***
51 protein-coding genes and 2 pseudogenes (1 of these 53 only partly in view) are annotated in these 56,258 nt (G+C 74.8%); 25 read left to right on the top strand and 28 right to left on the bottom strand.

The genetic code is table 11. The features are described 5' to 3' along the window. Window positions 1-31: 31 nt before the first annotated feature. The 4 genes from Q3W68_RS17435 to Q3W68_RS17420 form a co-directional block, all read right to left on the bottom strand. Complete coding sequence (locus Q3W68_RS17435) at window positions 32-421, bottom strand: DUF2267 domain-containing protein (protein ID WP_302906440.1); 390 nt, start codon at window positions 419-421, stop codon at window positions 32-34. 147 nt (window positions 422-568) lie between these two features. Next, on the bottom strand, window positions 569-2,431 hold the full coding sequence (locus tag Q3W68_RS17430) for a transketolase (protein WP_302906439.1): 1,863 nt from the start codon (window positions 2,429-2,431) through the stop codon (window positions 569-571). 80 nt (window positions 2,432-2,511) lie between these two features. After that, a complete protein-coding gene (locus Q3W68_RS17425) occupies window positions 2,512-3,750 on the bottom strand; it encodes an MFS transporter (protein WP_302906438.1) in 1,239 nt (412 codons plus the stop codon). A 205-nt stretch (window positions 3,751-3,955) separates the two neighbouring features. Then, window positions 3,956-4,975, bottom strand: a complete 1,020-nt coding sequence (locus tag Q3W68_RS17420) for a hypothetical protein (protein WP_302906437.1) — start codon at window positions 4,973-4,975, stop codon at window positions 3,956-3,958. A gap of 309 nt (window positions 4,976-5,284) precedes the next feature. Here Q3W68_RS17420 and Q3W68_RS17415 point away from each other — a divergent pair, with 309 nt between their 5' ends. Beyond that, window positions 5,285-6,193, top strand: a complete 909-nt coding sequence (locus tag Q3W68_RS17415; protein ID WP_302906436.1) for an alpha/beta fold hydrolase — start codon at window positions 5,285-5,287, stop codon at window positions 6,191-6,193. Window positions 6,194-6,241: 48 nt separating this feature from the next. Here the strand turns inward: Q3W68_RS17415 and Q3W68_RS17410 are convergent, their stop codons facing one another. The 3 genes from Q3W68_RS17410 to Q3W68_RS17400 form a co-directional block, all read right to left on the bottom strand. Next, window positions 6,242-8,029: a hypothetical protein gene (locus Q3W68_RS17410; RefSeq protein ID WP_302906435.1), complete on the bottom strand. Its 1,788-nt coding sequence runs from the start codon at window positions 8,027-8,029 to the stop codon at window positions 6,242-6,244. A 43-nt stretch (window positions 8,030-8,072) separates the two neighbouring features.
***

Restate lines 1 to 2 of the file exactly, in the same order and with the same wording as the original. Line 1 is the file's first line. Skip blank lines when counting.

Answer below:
51 protein-coding genes and 2 pseudogenes (1 of these 53 only partly in view) are annotated in these 56,258 nt (G+C 74.8%); 25 read left to right on the top strand and 28 right to left on the bottom strand.

The genetic code is table 11. The features are described 5' to 3' along the window. Window positions 1-31: 31 nt before the first annotated feature. The 4 genes from Q3W68_RS17435 to Q3W68_RS17420 form a co-directional block, all read right to left on the bottom strand. Complete coding sequence (locus Q3W68_RS17435) at window positions 32-421, bottom strand: DUF2267 domain-containing protein (protein ID WP_302906440.1); 390 nt, start codon at window positions 419-421, stop codon at window positions 32-34. 147 nt (window positions 422-568) lie between these two features. Next, on the bottom strand, window positions 569-2,431 hold the full coding sequence (locus tag Q3W68_RS17430) for a transketolase (protein WP_302906439.1): 1,863 nt from the start codon (window positions 2,429-2,431) through the stop codon (window positions 569-571). 80 nt (window positions 2,432-2,511) lie between these two features. After that, a complete protein-coding gene (locus Q3W68_RS17425) occupies window positions 2,512-3,750 on the bottom strand; it encodes an MFS transporter (protein WP_302906438.1) in 1,239 nt (412 codons plus the stop codon). A 205-nt stretch (window positions 3,751-3,955) separates the two neighbouring features. Then, window positions 3,956-4,975, bottom strand: a complete 1,020-nt coding sequence (locus tag Q3W68_RS17420) for a hypothetical protein (protein WP_302906437.1) — start codon at window positions 4,973-4,975, stop codon at window positions 3,956-3,958. A gap of 309 nt (window positions 4,976-5,284) precedes the next feature. Here Q3W68_RS17420 and Q3W68_RS17415 point away from each other — a divergent pair, with 309 nt between their 5' ends. Beyond that, window positions 5,285-6,193, top strand: a complete 909-nt coding sequence (locus tag Q3W68_RS17415; protein ID WP_302906436.1) for an alpha/beta fold hydrolase — start codon at window positions 5,285-5,287, stop codon at window positions 6,191-6,193. Window positions 6,194-6,241: 48 nt separating this feature from the next. Here the strand turns inward: Q3W68_RS17415 and Q3W68_RS17410 are convergent, their stop codons facing one another. The 3 genes from Q3W68_RS17410 to Q3W68_RS17400 form a co-directional block, all read right to left on the bottom strand. Next, window positions 6,242-8,029: a hypothetical protein gene (locus Q3W68_RS17410; RefSeq protein ID WP_302906435.1), complete on the bottom strand. Its 1,788-nt coding sequence runs from the start codon at window positions 8,027-8,029 to the stop codon at window positions 6,242-6,244. A 43-nt stretch (window positions 8,030-8,072) separates the two neighbouring features.